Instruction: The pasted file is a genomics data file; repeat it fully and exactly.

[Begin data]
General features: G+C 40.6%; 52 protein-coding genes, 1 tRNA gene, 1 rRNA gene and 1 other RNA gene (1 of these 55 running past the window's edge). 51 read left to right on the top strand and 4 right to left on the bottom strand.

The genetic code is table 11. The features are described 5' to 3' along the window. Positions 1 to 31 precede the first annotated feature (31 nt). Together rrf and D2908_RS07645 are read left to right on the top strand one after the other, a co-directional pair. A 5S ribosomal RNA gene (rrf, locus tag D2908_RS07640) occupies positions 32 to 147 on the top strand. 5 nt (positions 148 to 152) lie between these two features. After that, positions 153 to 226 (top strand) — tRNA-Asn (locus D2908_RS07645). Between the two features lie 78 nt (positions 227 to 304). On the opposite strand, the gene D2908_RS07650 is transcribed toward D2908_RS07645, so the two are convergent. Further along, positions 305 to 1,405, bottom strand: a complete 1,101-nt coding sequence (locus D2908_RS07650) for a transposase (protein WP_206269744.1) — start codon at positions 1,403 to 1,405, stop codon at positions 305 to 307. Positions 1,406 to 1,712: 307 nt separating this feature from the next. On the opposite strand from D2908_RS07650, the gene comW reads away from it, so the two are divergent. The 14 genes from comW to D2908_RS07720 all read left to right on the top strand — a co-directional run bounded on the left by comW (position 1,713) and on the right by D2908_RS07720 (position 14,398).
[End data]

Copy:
General features: G+C 40.6%; 52 protein-coding genes, 1 tRNA gene, 1 rRNA gene and 1 other RNA gene (1 of these 55 running past the window's edge). 51 read left to right on the top strand and 4 right to left on the bottom strand.

The genetic code is table 11. The features are described 5' to 3' along the window. Positions 1 to 31 precede the first annotated feature (31 nt). Together rrf and D2908_RS07645 are read left to right on the top strand one after the other, a co-directional pair. A 5S ribosomal RNA gene (rrf, locus tag D2908_RS07640) occupies positions 32 to 147 on the top strand. 5 nt (positions 148 to 152) lie between these two features. After that, positions 153 to 226 (top strand) — tRNA-Asn (locus D2908_RS07645). Between the two features lie 78 nt (positions 227 to 304). On the opposite strand, the gene D2908_RS07650 is transcribed toward D2908_RS07645, so the two are convergent. Further along, positions 305 to 1,405, bottom strand: a complete 1,101-nt coding sequence (locus D2908_RS07650) for a transposase (protein WP_206269744.1) — start codon at positions 1,403 to 1,405, stop codon at positions 305 to 307. Positions 1,406 to 1,712: 307 nt separating this feature from the next. On the opposite strand from D2908_RS07650, the gene comW reads away from it, so the two are divergent. The 14 genes from comW to D2908_RS07720 all read left to right on the top strand — a co-directional run bounded on the left by comW (position 1,713) and on the right by D2908_RS07720 (position 14,398).